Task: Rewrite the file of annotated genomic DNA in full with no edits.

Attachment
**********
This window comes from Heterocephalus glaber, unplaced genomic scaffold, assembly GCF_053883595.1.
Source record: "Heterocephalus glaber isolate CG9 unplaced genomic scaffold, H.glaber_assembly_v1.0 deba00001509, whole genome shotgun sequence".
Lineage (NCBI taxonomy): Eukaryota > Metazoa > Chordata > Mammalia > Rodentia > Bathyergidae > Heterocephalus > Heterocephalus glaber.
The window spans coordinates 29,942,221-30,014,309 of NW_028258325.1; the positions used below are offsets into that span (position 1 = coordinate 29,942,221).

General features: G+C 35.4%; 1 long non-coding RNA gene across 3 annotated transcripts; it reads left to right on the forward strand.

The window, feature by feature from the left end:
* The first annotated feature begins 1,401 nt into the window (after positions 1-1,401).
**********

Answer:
This window comes from Heterocephalus glaber, unplaced genomic scaffold, assembly GCF_053883595.1.
Source record: "Heterocephalus glaber isolate CG9 unplaced genomic scaffold, H.glaber_assembly_v1.0 deba00001509, whole genome shotgun sequence".
Lineage (NCBI taxonomy): Eukaryota > Metazoa > Chordata > Mammalia > Rodentia > Bathyergidae > Heterocephalus > Heterocephalus glaber.
The window spans coordinates 29,942,221-30,014,309 of NW_028258325.1; the positions used below are offsets into that span (position 1 = coordinate 29,942,221).

General features: G+C 35.4%; 1 long non-coding RNA gene across 3 annotated transcripts; it reads left to right on the forward strand.

The window, feature by feature from the left end:
* The first annotated feature begins 1,401 nt into the window (after positions 1-1,401).